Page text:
Why we watch it: The health of the economy is critically dependent on the health of the manufacturing sector. Historically, it has been the path to development and the most important driver of economic growth. Domestic manufacturing activity is tracked by the Institute of Supply Management which releases a monthly index. The index monitors things like employment, production inventories, new orders and supplier deliveries. It is based on surveys of more than 300 manufacturing firms and it’s considered a very important economic measure. The index value ranges between 0 and 100. A value below 50 may indicate a slowdown in the economy, especially if the trend persists over several months. A value above 50 likely indicates a time of economic growth.

Recent Highlights: After a minor dip in activity, manufacturing seems to be regaining some strength. Although the index declined to 50.8 in April from 51.8 in March, it’s still remains above 50 which indicates a modest expansion. The report showed mixed signals with the production and new orders both edging down while employment and new export orders moving up. Moreover, inventories ticked down to 45.5 from 47.0 which highlight the fact that the inventory overhang has potentially not fully cleared.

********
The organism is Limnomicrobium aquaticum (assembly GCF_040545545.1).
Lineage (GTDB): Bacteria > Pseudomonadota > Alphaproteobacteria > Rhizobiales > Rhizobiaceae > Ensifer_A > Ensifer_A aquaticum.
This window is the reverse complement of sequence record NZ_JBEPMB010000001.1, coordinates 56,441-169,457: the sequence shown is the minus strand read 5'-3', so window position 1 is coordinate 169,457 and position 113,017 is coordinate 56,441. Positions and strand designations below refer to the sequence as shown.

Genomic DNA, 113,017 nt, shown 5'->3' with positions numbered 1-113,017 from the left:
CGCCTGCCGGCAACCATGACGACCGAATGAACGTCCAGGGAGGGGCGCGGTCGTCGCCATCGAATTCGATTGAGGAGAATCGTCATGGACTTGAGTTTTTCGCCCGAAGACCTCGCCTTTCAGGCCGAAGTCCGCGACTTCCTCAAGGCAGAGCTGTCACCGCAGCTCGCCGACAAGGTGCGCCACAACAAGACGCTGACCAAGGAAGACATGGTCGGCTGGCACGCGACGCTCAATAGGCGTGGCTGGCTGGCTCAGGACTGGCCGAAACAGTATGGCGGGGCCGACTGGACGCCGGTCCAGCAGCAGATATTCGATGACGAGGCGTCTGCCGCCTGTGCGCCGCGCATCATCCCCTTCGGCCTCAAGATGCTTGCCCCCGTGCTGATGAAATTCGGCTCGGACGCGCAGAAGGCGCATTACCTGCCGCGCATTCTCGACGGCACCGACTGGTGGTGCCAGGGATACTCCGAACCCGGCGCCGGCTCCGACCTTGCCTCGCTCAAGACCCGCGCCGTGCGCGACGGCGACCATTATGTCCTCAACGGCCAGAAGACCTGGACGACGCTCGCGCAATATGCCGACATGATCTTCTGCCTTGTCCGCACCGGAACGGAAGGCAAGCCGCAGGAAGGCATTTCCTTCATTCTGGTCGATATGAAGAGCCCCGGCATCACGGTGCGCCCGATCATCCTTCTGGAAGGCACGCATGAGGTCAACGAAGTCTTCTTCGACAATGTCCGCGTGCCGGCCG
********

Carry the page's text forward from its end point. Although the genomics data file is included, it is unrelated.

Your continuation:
Global PMI manufacturing data signaled that conditions remain subdued as it registered at 50.5 in March. Manufacturing production was essentially stagnant in Asia with minimal increases in China, Taiwan, Indonesia and Vietnam and contractions in Japan, South Korea and Malaysia. Growth improved in Mexico and Canada while the downturn in Brazil continued. Nearly all of the Eurozone nations reported higher output in March with the exception of Greece.

Consumer Price Stability Rating: Positive

Why we watch it:
Mild inflation is good for the economy, because it promotes consumption without destroying the value of people's savings. If you know something is slightly going up in price down the road, you'll be more likely to purchase it now. If this effect is mild, it doesn't hurt savings rates very much. Deflation, however, punishes an economy because it hurts consumption. If you know something will be cheaper tomorrow or next year, you're more likely to wait until tomorrow to buy it.

Recent Highlights: